Biden: Russia is maintaining threatening posture vs. Ukraine

(Updates with Biden’s remarks)

Washington, Feb 15 (EFE).- President Joe Biden on Tuesday said that Russia is maintaining a “threatening” posture against Ukraine and that it “remains distinctly possible” that it will invade the neighboring country, after Moscow announced the alleged withdrawal from frontline positions of some of its military units.

In a televised speech delivered from the White House, Biden said that his administration has not “verified” the alleged withdrawal of Russian units from the border with Ukraine, a supposed redeployment announced earlier on Tuesday by the Kremlin.

He said that US analysts say that some 150,000 Russian military troops remain deployed in threatening positions around Ukraine and in Belarus, which borders on Ukraine to the north.

US and European officials have expressed skepticism regarding Moscow’s troop movements and are continuing to say that the overwhelming majority of the Russian troops deployed along the border are still easily able to invade Ukraine rapidly.

Biden said that he agrees with the Russian government to “give … diplomacy every chance” to resolve the crisis and that there are ways to approach the security concerns both of Russia vis-a-vis Ukraine and of the West.

He said that as long as there is hope for a diplomatic solution that would prevent the use of force and avoid untold human suffering, US authorities would continue trying to achieve one.

However, he emphasized that it is “distinctly possible” that Russia will still invade its neighbor – which used to be part of the now-defunct Soviet Union “If Russia does invade in the days and weeks ahead, the human costs for Ukraine will be immense and the strategic costs to Russia will also be immense,” Biden said, adding that “The world will not forget that Russia chose needless death and destruction. Invading Ukraine will prove to be a self-inflicted wound.”

The US president acknowledged that a Russian attack on Ukraine could have “consequences here at home,” such as a spike in energy prices, but he also made clear that the US and its allies would not accede to the Kremlin’s demand that Ukraine be banned forever from joining NATO.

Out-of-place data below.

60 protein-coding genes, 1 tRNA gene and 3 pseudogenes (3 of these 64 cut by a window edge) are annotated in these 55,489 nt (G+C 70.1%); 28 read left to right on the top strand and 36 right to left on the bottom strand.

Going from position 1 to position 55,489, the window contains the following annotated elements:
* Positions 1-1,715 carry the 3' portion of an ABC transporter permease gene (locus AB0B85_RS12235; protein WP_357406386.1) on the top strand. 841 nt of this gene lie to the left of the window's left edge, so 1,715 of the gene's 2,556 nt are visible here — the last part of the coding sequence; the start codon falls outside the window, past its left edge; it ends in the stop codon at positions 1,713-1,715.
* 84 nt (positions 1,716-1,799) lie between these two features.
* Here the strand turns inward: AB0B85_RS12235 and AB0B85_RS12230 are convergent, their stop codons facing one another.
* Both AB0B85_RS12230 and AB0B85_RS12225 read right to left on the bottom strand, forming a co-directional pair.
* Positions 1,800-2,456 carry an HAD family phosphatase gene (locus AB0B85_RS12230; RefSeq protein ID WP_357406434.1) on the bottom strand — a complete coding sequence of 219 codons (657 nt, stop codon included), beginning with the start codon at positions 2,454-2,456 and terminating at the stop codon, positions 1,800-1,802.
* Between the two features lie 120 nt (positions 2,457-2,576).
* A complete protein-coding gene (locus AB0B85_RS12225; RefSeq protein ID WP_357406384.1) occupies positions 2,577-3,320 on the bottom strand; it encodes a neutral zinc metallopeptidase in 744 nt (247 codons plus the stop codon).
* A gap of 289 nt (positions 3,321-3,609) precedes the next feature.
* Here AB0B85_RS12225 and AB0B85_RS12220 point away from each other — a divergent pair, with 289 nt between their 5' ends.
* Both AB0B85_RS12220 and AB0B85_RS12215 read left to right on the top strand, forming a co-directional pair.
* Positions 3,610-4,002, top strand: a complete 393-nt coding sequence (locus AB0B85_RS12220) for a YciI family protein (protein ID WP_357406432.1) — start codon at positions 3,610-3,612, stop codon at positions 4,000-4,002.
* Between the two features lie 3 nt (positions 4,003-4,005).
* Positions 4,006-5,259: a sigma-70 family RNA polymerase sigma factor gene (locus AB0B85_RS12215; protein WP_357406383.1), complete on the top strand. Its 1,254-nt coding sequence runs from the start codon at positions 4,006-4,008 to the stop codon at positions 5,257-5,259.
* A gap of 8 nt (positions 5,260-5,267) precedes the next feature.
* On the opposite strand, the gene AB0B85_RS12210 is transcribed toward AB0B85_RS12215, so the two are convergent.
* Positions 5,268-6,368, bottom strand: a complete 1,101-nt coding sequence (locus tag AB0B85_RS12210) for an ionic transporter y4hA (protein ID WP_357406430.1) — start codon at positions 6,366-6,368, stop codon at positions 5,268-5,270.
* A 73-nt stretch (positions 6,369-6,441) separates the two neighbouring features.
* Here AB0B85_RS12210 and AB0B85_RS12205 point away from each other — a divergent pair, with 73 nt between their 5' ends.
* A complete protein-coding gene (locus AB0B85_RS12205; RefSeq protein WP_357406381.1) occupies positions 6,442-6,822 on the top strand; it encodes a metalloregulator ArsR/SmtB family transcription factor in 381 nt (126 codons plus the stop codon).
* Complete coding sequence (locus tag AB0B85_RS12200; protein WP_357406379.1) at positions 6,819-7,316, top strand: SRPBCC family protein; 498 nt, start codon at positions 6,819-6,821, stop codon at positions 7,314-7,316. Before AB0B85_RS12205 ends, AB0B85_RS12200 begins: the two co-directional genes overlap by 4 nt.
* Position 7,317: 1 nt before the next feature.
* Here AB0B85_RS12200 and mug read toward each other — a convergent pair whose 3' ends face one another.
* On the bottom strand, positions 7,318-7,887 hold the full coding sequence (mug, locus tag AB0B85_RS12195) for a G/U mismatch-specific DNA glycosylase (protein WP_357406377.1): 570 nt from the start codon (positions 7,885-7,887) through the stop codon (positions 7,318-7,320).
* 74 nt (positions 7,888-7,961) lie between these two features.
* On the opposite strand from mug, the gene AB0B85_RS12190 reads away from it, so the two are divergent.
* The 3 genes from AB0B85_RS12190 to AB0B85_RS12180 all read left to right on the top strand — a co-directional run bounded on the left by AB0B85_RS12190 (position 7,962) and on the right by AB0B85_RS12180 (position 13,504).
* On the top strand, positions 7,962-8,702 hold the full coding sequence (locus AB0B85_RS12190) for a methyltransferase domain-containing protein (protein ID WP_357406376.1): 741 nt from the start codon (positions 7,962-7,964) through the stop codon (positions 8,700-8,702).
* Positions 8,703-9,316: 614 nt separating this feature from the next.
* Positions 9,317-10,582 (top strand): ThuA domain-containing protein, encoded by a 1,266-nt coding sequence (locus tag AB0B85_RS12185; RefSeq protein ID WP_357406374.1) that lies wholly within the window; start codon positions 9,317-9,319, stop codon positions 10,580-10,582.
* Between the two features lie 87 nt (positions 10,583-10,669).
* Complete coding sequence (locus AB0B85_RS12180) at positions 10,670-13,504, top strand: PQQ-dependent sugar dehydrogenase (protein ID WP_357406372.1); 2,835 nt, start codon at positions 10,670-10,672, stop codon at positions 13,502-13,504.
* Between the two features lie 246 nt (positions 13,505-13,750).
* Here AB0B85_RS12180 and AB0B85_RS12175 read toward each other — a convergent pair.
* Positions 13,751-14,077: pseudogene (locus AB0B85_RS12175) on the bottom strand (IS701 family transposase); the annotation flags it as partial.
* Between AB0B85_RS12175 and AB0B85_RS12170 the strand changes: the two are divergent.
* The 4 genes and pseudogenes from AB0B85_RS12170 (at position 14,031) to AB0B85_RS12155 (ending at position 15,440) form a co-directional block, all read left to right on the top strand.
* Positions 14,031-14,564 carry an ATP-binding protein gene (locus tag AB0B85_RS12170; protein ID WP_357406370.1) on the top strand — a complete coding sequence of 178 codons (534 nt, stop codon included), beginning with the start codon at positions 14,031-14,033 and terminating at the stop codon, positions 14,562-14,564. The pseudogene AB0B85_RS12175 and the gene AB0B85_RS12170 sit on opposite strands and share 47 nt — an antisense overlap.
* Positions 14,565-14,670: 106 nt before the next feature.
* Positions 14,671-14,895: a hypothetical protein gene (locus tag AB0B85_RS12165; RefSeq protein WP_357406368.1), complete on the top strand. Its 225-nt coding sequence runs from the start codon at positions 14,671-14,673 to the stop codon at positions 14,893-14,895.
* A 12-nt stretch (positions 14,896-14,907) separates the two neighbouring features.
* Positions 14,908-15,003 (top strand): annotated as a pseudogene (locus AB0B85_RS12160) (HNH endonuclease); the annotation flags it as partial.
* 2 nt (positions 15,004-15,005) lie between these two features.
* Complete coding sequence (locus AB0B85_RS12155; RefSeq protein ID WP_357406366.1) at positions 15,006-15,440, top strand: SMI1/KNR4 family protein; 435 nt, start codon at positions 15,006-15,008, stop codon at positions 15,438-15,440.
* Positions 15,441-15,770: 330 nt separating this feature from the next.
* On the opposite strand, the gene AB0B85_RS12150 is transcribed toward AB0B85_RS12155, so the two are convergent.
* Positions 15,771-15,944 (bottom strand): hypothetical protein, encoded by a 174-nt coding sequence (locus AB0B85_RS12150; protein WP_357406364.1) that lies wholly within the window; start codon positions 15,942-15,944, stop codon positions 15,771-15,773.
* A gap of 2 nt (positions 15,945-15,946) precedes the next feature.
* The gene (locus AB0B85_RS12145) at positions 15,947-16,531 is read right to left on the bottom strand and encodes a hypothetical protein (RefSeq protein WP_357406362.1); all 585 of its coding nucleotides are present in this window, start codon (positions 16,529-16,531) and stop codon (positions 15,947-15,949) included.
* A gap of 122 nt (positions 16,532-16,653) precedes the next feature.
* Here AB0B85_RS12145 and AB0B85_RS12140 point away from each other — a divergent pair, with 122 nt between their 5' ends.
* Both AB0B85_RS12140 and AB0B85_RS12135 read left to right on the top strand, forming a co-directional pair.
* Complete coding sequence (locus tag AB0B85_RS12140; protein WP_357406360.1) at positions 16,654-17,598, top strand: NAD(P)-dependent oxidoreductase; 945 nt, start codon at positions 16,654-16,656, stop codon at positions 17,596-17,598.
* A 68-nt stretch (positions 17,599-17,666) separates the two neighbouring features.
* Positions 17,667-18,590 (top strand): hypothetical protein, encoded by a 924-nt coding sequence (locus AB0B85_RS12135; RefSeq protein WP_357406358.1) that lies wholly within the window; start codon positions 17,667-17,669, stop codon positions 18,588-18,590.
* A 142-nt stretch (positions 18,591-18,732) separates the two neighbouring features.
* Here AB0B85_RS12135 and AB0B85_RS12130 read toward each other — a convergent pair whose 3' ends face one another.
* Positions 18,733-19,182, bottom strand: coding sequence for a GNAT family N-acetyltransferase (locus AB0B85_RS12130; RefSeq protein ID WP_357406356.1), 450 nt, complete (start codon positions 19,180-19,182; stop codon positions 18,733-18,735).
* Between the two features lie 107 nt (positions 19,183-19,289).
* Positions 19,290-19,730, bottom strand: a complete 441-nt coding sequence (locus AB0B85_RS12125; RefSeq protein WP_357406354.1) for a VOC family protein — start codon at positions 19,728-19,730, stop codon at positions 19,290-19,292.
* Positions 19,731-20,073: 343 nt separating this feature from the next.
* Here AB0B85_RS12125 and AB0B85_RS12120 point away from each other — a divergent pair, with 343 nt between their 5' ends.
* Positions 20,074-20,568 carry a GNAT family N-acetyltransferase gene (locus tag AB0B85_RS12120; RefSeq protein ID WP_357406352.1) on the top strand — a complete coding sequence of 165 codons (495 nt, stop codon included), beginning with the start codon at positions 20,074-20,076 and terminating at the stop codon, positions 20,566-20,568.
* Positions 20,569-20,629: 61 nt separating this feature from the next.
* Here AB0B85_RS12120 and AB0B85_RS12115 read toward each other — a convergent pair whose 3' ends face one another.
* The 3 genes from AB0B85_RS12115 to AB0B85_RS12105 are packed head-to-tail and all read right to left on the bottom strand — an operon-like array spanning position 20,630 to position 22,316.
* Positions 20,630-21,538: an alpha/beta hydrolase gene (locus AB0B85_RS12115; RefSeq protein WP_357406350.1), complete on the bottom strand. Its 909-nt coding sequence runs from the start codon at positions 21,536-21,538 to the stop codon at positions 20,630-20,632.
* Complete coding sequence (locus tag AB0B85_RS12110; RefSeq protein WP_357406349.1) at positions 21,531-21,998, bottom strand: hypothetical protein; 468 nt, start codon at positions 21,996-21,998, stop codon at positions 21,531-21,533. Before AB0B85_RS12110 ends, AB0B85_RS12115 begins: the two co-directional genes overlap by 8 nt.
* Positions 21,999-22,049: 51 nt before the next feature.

“Nations have a right to sovereignty and territorial integrity,” he said. “They have the freedom to set their own course and choose with whom they will associate.”

“The United States and NATO are not a threat to Russia,” said Biden, adding that “We’re not targeting people of Russia. We do not seek to destabilize Russia. To the citizens of Russia: You are not our enemy.”

Biden said that “We’re not seeking direct confrontation with Russia, though I have been clear that if Russia targets Americans in Ukraine, we will respond forcefully. If Russia attacks the United States or our allies through asymmetric means, like disruptive cyberattacks against our companies or critical infrastructure, we are prepared to respond.”

He also said he hoped that Russia would choose “diplomacy” and act in a “responsible” manner that supports “global stability,” but he warned that the US and its allies will respond if Moscow goes ahead and invades Ukraine, something that the Kremlin has consistently claimed it has no intention of doing even as it has amassed some 150,000 troops and war materiel – including tanks and heavy artillery – along the border, a force that US authorities have said could launch a massive attack across the border “any day” and with little warning.

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